Eagles Theatre

106 W. Market Street,
Wabash, IN 46992

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Eagles Theatre (Official)

Additional Info

Architects: Arland W. Johnson, Alvin M. Strauss

Functions: Live Performances, Movies (Classic), Movies (Family)

Styles: Art Deco

Previous Names: Yarnelle Theatre

Phone Numbers: Box Office: 219.563.3272
Manager: 219.563.5338

Nearby Theaters

Eagles Theatre

Originally opened March 30, 1906, the Eagles Theatre was built as a vaudeville theatre. It was renamed Yarnelle Theatre by 1914 operating as a full-time movie theatre, but returned to the Eagles Theatre name by 1918. In the late-1920’s it was remodeled by architect Alvin M. Strauss and had switched to movies by the 1930’s. Alvin M. Strauss carried out further remodeling in 1939, when it was redecorated in the Art Deco style.

The Eagles Theatre boasts one of the largest screens remaining in Indiana, has two balconies and a ballroom. It was closed for renovations & restoration in 2018. It had reopened by 2023.

The Eagles Theatre was added to the National Register of Historic Places in 1985.

Contributed by Bryan Krefft

Recent comments (view all 15 comments)

DavidZornig on November 27, 2015 at 6:43 pm

1940 photo added, photo copyright and courtesy of the Wabash Memories Facebook page. (XX)

DavidZornig on November 27, 2015 at 7:00 pm

There was also a Crest Theatre on Market Street, in addition to the Eagles and the Colonial. But I haven’t been able to find any other information on it, other than a 1955 photo on the Wabash Memories Facebook page. If anyone can find an address or build date, I’ll set up a CT page for it.

Joe Vogel
Joe Vogel on June 13, 2018 at 5:32 pm

Here is an early interior photo of the Eagles Theatre.

Joe Vogel
Joe Vogel on August 3, 2018 at 12:24 pm

The NHP registration form for the Wabash Downtown Historic District says that the Eagles Theatre opened on March 30, 1906. The house was leased to the Dickson Brothers in 1913, and they bought the building in 1917, operating the theater through the 1940s. William and Percy Dickson also owned the Colonial, Orpheum, Family and Dreamland Theatres in Wabash, according to the December 15, 1917 issue of Motography. As of 1912 they had also owned a house on Wabash Street called the Princess Theatre.

For some time in the mid-1910s the Eagles was known as the Yarnelle Theatre, which is how it was listed in the 1914 Gus Hill Directory. The 1914-1915 American Motion Picture Directory double lists the house under both names. By 1918 the name had reverted to Eagles Theatre.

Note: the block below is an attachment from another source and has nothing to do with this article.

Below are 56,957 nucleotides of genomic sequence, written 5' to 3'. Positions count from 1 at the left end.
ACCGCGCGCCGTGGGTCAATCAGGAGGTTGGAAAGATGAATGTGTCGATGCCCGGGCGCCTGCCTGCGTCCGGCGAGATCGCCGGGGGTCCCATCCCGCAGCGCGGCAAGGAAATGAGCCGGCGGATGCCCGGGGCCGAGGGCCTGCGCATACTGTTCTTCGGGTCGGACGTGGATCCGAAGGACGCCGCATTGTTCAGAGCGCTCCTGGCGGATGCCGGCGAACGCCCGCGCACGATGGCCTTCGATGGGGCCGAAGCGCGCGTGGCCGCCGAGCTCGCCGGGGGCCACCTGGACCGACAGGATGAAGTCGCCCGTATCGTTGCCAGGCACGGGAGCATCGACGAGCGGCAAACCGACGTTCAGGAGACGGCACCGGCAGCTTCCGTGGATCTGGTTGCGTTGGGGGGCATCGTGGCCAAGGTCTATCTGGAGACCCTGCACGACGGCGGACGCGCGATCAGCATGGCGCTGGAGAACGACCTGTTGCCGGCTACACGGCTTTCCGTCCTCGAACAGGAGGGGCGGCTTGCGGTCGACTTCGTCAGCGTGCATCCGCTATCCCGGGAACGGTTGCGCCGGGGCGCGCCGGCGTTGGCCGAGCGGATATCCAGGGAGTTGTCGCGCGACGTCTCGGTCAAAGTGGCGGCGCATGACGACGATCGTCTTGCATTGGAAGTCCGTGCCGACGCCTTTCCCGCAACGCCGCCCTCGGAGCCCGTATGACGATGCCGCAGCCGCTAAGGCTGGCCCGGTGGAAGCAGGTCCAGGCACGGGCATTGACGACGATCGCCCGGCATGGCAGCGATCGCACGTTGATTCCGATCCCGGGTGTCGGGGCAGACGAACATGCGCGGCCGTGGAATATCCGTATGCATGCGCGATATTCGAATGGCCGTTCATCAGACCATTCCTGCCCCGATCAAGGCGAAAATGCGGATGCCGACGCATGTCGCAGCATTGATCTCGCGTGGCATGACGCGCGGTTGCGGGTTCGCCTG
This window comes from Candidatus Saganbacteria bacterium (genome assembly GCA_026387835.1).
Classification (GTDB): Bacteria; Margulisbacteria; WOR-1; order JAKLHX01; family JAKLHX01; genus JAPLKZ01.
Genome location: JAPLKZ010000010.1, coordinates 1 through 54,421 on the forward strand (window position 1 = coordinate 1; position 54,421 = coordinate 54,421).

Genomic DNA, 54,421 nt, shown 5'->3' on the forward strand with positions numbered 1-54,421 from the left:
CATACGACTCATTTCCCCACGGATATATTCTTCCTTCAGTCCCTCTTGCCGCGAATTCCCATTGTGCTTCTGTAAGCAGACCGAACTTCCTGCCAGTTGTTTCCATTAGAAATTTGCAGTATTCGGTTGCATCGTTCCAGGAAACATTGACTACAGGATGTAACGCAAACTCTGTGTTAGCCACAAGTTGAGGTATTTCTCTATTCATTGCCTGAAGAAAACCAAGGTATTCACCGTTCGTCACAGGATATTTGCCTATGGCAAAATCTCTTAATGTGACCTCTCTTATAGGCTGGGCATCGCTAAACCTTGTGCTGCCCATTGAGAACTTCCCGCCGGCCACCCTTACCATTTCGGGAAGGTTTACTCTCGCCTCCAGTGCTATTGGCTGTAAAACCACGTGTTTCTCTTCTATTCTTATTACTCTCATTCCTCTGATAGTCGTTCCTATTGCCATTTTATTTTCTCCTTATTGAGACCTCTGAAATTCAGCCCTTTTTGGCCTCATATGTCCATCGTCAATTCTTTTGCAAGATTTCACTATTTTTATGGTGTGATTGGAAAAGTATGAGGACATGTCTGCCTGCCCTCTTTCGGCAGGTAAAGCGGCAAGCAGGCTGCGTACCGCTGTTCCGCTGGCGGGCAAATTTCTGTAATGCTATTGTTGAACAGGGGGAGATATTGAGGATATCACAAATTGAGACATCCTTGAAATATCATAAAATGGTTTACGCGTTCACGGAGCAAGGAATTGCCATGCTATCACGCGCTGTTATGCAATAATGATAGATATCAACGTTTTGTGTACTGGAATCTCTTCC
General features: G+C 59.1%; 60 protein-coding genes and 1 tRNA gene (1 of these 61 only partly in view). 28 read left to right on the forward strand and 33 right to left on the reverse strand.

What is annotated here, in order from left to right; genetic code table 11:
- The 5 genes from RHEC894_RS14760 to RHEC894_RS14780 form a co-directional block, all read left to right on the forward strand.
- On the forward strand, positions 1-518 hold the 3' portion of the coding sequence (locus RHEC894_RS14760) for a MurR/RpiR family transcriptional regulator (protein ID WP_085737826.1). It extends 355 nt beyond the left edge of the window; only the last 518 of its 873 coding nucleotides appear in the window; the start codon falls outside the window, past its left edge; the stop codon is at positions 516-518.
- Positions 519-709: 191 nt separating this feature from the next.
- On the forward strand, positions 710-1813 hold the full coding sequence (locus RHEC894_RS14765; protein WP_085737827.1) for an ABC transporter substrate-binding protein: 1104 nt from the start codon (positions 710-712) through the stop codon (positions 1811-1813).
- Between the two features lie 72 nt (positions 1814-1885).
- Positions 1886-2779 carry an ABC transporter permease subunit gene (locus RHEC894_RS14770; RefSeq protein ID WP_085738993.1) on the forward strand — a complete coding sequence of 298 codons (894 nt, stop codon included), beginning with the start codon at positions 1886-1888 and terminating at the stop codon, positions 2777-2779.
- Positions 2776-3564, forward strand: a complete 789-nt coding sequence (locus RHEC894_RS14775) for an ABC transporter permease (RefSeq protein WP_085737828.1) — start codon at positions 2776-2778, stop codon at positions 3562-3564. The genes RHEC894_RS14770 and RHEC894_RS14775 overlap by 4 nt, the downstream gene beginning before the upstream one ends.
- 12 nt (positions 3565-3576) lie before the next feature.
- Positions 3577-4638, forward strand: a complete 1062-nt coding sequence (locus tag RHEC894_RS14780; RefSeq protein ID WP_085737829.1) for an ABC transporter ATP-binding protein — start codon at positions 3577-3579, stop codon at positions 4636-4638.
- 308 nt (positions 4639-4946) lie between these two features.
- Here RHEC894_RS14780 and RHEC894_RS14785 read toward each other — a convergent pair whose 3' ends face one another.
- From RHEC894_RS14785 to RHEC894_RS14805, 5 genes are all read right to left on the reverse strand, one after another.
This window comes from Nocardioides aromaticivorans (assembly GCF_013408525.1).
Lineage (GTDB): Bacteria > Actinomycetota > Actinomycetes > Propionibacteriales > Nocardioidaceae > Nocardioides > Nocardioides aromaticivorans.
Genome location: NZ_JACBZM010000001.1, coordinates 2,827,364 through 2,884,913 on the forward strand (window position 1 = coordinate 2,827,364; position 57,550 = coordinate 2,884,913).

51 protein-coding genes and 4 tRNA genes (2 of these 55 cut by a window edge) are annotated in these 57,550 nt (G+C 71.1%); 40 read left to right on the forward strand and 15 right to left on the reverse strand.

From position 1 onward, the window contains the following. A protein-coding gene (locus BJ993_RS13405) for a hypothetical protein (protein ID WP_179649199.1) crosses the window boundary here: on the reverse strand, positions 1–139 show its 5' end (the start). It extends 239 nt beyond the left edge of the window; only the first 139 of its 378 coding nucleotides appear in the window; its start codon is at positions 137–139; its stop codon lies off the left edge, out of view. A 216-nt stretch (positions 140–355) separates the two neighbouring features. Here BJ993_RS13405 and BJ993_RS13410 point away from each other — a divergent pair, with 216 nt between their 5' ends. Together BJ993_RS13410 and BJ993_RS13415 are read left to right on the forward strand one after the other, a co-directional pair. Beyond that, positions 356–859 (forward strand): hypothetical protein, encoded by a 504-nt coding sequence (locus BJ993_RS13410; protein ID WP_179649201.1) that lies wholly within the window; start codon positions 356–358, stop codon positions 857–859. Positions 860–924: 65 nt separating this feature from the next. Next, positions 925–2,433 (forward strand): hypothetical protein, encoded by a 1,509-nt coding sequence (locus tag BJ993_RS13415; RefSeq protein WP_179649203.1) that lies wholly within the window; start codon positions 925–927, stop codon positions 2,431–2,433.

Papers of the Fort Wayne architectural firm Strauss Associates indicate that A. M. Strauss planned alterations for the Eagles Theatre twice, once in the late 1920s and again in 1939.

The Eagles Theatre is currently closed and undergoing major renovations. Among other changes, a second screen will be added to the house in a 40-seat auditorium to be carved from part of the basement. The main auditorium, recently seating only 450, will be expanded to 550 seats by reopening the balcony. The stage facilities will be upgraded to accommodate live events as well as movies. Upper floors of the building will have rooms for various purposes, including audio and video recording facilities and meeting rooms. The restored fourth floor ballroom, long derelict, will host events seating up to 200. Reconstruction began in late 2017, and is expected to take between 18 months and two years.

More details about the project here.

SethG on June 18, 2020 at 11:35 am

The AKA is almost certainly Yarnelle, not ‘Yarnell’. There was a Yarnelle Lumber & Coal Co. in town.

SethG on June 18, 2020 at 12:13 pm

From the NRHP listing for downtown comes the following information: The Fraternal Order of Eagles started construction on the building in July, 1905. While the theater and office rental space were successful, the building was sold at public auction in 1912, and was renamed the Yarnelle Building. (This also explains why the 1910 and 1920 Sanborns show the meeting hall being an Elks lodge, not an Eagles aerie.) The theater space was leased to the Dickson brothers (William and Percy) in 1913. They bought the building in 1917, presumably changing the name of the theater back.

Joe Vogel
Joe Vogel on June 18, 2020 at 4:45 pm

Yarnelle is indeed the spelling used in both the Gus Hill guide and the American Motion Picture Directory. I’ve found the name used in local publications during the years 1913, 1914 and 1915.

The renovated Eagles Theatre was slated to reopen in March, 2020, but due to the coronavirus pandemic, events have been rescheduled, the target for opening now being July. The renovated Eagles Theatre has 560 seats. The basement now features a new 50-seat venue designed for movies, called the Ferguson Theatre.

Joe Vogel
Joe Vogel on January 11, 2021 at 4:23 pm

The Eagles Theatre is now operated under the auspices of the Honeywell Foundation, and has a new web site here.

Needless to say the July, 2020 target for reopening was missed. The earliest live performance currently scheduled for the Eagles Theatre is February 25, 2021, but personally I wouldn’t bet on it. No movies are currently scheduled, but management is hopeful that they will return this year.

Joe Vogel
Joe Vogel on January 11, 2021 at 4:29 pm

Oops, forgot the other thing I was going to link to. This article posted by input Fort Wayne in 2018 starts with the Clyde Theatre in Wabash, but then continues with the Eagles Theatre. There are several photos showing the renovations underway in both the theater and other parts of the building.

DavidZornig on May 22, 2023 at 5:16 pm

Status should be changed to Open, showing movies and live entertainment. “An Evening With Groucho” stage presentaion starring Frank Ferrante is there this week, along with “The Little Mermaid” 2023 film.

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